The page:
In concert: Erykah Badu at Constitution Hall
By Chris Richards
When Erykah Badu opens her show with a song called “20 Feet Tall,” she’s smart enough to look the part.
The soul eccentric traipsed onstage at DAR Constitution Hall Friday with a confidence that felt larger than life — and with the sartorial poise to match. Sporting stiletto boots and canary yellow sweatpants bunched up over her knees, the strange and impossibly stylish singer eventually slipped out of a Burberry trench coat to reveal a grubby t-shirt and a hulking gold medallion spelling out the word “MARS.”
It was most likely a salute to Mars Merkaba, her one-year-old daughter with rapper/producer Jay Electronica. But worn by a woman famous for meditating on the battle of the sexes in an otherworldly voice, it could have been a nod to the Roman god of war or the planet from which Badu actually hails.
Wherever she comes from, Badu landed in Washington on Friday for the first show of a two-night stand to launch a sprawling summer tour in support of her latest album, “New Amerykah, Part Two (Return of the Ankh).” It’s a seductive collection of dreamlike R&B that seems to delight in defying expectations. And as the former empress of the late-’90s neo-soul boom, Badu knows all about expectations.
When pop singers return from exile, our response is often binary: either they triumph (Maxwell) or they flop (Whitney Houston). Not so with Badu. After a five year break, her 2008 disc “New Amerykah Part One (4th World War)” offered cerebral post-soul exercises that felt less like songs and more like sonic riddles. She gave us something to puzzle over.
This spring’s atmospheric sequel was even better in that it slipped further out of focus — like a mystery you hoped might one day be solved.
Unfortunately, Badu didn’t solve it onstage, Friday. A 70-minute concert demands some semblance of momentum, but our 39-year-old heroine didn’t seem interested in building any. Instead, she toggled between tunes from her 1997 debut “Baduizm,” (“On & On,” “Next Lifetime”) “and 2010’s “Ankh,” (“Turn Me Away (Get MuNNY),” “Agitation.”), each song floating in its own isolated space.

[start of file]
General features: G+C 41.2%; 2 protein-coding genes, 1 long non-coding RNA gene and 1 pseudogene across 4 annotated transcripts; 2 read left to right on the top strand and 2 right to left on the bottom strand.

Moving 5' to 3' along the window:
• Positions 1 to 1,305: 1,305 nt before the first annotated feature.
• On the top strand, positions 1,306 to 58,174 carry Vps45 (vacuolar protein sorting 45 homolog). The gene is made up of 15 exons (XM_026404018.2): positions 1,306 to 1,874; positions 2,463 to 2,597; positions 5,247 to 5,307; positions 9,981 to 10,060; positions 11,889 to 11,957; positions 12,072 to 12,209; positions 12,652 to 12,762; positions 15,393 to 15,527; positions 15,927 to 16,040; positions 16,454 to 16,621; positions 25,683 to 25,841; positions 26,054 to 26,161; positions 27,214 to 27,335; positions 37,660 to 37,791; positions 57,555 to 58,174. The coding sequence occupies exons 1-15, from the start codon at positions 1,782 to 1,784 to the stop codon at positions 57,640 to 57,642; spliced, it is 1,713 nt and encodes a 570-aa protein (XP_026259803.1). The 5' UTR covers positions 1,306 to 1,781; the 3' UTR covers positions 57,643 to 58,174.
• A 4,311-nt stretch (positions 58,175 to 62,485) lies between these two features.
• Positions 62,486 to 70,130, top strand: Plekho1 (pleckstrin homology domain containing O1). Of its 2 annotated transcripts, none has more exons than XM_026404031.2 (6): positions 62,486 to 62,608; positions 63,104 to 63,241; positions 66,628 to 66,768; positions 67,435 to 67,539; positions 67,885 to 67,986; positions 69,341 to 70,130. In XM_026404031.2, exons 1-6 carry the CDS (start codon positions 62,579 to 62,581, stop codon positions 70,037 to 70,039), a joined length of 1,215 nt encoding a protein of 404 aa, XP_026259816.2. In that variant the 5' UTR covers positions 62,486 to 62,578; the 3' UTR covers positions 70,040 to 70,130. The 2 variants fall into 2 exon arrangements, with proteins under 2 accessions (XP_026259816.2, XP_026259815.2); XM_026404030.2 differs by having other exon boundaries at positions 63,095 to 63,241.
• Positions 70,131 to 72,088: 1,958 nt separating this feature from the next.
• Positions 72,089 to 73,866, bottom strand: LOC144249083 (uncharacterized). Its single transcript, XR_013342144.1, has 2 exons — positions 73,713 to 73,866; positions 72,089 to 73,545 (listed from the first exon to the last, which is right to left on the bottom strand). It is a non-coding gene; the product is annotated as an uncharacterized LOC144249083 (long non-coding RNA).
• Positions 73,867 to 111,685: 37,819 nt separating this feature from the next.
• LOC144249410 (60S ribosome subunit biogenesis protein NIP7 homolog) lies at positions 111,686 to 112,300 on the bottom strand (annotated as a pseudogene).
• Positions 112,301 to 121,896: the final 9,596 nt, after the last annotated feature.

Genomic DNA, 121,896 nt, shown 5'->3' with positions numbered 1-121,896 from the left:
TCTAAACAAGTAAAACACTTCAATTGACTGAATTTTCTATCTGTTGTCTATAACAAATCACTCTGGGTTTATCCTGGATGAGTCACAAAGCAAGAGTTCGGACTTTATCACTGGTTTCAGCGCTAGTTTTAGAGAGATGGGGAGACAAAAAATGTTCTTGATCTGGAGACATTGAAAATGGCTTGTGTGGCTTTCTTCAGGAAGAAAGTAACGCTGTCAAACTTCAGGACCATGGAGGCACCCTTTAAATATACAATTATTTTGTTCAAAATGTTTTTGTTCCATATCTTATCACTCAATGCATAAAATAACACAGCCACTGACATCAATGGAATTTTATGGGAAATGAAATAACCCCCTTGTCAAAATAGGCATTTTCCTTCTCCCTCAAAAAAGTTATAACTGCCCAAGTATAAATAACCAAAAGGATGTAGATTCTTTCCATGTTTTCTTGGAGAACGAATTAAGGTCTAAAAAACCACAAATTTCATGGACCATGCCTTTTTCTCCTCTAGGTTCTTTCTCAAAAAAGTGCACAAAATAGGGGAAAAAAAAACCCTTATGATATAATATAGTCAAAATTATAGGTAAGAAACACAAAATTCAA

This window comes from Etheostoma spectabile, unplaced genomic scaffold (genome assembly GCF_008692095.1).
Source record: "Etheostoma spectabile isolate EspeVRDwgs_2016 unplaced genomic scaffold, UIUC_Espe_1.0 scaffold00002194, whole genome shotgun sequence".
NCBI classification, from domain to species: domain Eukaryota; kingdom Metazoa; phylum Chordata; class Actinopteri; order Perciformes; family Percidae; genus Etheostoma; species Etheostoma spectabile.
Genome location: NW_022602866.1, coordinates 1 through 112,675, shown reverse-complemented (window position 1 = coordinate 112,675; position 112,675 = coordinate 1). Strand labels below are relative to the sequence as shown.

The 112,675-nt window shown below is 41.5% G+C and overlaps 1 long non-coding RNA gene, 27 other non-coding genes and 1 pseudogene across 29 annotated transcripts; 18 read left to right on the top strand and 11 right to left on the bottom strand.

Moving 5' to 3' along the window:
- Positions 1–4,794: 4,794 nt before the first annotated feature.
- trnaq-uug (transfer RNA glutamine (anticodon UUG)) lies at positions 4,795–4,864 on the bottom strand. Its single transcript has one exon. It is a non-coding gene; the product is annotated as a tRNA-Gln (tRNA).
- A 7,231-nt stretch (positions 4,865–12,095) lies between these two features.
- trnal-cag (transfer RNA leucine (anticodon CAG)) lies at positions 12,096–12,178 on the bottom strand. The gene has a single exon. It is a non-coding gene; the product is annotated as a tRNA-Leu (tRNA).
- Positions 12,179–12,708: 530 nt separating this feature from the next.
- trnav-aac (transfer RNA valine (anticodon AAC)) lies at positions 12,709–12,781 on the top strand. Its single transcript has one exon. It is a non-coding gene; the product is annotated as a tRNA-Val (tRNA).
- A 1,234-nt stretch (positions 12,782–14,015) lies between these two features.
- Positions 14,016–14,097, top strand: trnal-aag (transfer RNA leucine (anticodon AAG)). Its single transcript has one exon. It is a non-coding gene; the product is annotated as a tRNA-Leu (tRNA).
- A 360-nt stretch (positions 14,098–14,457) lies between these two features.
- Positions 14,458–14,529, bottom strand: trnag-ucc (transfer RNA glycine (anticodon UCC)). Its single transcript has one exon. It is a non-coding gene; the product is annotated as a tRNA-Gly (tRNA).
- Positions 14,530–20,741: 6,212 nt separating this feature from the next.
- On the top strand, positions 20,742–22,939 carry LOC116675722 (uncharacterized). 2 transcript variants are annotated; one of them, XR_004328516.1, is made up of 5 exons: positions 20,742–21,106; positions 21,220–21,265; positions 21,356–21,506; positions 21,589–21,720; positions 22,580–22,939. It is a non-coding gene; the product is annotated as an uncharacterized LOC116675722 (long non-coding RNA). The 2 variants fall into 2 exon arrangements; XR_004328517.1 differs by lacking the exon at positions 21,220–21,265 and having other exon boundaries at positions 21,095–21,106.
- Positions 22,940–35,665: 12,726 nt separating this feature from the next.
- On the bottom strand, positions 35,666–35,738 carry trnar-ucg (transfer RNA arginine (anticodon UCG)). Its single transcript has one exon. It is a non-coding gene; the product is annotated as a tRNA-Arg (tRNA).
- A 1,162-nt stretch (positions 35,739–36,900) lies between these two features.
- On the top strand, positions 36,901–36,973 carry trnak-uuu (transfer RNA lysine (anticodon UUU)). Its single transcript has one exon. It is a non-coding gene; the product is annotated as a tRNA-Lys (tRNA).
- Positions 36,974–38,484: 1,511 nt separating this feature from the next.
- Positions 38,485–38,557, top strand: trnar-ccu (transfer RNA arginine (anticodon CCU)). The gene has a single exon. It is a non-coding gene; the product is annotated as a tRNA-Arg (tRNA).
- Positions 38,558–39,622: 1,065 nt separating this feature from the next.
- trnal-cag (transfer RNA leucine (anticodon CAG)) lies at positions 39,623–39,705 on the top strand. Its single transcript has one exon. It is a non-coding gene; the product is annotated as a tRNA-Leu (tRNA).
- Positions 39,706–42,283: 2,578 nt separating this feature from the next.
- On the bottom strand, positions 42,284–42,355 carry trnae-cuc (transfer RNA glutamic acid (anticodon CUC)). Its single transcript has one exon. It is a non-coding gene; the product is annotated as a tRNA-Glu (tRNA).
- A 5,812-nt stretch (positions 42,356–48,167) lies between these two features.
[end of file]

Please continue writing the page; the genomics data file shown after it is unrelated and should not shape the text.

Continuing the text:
The night would have been a wash had she not displayed an almost supernatural control of the stage. When Badu lowered her arms, the lights would dim. When she twirled her wrist, her backing musicians would soften their grooves to a whisper. James Brown used to stop and start his band like an angry traffic cop. Badu conducts hers like a new age sorceress.
She relished that push and pull during, “Window Seat,” a breezy new single with a controversial video. In the clip, Badu strips naked while strolling past the site of the Kennedy assassination, only to collapse at the sound of a gunshot.
Onstage, she wasn’t nearly as provocative, but her enigmatic style and astounding vocal range still hinted at endless possibilities. “We’ve been doing it for 13 years,” said Badu between songs, reflecting on her career. “Certainly, it’s been a pleasure, but I’m just getting started.”
Whatever she’s searching for, we’ll want to be there when she finds it.
May 29, 2010; 2:35 PM ET
Categories: In concert | Tags: Erykah Badu
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